The whole “learning to tempo” bit not only helped improved the physical systems that it works (I don’t know what these are, this is why I have the RC), but it also helped my mental focus. Focus upped my marathon game for sure.


When I first got a Garmin, I’d try to run to make the Garmin say something. For instance, I’d want to make it say 8:10/mile during a tempo. If it was too slow, I’d try to make it say 8:10/mile even if that meant stopping because it was too hard for me at the time.

I’m not sure which the mental switch occurred, but sometime last fall or this spring I got good at using the Garmin as a tool. I’d run the pace at which the effort felt appropriate for the what the workout called for. And the Garmin would tell me what that was. It’s a really subtle difference that is somewhat hard to articulate, but, basically I dictated a run, not a Garmin.

"Yes Garmin! I'm in charge! I didn't care that you told me I ran a 6:50 mile for the first mile!" That one didn't turn out so hot. Maybe I should pay a tiny bit more attention to it...

“Yes Garmin! I’m in charge! I didn’t care that you told me I ran a 6:50 mile for the first mile!” That one didn’t turn out so hot. Maybe I should pay a tiny bit more attention to it…

I’ll even wear a Garmin in a race now as I know I won’t have any mental breakdowns over it. I can see a pace during a race, but won’t mount an emotional response to it until after.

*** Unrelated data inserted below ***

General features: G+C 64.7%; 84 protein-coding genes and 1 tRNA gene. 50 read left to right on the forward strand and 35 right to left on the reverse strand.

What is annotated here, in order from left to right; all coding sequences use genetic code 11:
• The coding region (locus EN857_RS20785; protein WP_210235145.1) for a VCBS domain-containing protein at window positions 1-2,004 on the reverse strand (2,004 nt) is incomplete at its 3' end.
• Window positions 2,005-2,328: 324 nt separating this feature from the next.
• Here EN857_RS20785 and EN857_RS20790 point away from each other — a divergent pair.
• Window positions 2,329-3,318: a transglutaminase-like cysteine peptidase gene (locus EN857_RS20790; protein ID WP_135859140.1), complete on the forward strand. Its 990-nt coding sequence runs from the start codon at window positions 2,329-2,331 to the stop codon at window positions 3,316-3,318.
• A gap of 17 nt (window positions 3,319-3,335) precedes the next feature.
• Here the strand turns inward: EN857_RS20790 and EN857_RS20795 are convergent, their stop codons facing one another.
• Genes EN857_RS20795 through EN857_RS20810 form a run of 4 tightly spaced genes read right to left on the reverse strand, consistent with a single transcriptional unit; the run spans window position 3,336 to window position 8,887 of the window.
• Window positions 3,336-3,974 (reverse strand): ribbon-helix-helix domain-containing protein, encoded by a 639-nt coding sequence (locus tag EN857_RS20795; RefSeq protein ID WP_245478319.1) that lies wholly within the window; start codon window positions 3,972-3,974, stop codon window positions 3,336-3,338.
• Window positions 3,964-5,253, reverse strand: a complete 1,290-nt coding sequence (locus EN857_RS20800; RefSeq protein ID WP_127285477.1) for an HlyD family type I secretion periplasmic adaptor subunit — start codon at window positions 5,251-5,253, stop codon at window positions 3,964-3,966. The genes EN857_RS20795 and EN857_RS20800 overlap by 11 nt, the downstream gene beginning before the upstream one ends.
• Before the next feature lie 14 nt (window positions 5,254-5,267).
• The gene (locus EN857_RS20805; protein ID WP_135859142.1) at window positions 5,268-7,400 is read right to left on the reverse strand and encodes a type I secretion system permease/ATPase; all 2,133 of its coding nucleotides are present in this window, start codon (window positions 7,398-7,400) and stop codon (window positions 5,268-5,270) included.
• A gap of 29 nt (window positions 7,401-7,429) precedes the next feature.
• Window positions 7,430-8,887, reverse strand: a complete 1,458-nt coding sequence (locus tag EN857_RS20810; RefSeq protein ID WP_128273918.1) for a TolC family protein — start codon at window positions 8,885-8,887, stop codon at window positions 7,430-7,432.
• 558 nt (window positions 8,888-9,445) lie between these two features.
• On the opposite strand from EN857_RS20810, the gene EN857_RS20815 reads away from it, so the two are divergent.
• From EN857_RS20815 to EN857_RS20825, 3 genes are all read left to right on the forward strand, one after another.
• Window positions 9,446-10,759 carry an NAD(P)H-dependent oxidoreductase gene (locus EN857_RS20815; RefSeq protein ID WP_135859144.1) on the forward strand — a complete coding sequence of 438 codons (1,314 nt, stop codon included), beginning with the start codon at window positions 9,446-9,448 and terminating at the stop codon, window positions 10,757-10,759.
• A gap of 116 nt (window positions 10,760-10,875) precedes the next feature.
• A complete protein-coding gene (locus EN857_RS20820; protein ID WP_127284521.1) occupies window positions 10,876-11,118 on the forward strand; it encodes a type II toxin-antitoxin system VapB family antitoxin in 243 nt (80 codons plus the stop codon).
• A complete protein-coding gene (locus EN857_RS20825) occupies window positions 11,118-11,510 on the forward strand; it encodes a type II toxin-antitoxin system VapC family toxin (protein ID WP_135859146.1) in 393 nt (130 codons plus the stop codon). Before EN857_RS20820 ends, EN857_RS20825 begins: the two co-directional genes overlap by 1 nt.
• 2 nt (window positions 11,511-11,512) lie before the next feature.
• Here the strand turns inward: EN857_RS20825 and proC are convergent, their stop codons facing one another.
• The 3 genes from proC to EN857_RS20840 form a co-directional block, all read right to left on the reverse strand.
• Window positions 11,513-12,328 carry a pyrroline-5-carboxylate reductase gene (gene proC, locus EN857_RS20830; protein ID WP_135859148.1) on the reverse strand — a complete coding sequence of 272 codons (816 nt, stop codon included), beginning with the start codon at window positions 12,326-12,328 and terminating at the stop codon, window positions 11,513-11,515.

I’m not even sure if the above makes sense. Just go with it.


I drank a lot of nuun before and after both long runs and the marathon itself. The discovery of banana nuun while in Eugene was clutch. Although I’m drinking more banana nuun now than I care to admit.

I don’t drink nuun while I run mostly because I don’t carry my own water (in case you were wondering).

I, too, was a banana skeptic. I am now a convert.

I, too, was a banana skeptic. I am now a convert.

Read this study on how under-hydrating affects your run the next day.


I started running in 2009 and started taking the “getting faster” thing more seriously in 2010. I have no idea why, but for a long time I felt like I need to prove myself as a “good” runner, mostly to myself. I think I doubted my abilities for a long time and wanted race times to show me that I was a runner (vs runner-poser?) and, maybe, an “average” or “above average” one at that. [What the definition of “average” and “above average” runner is, surely, subjective.]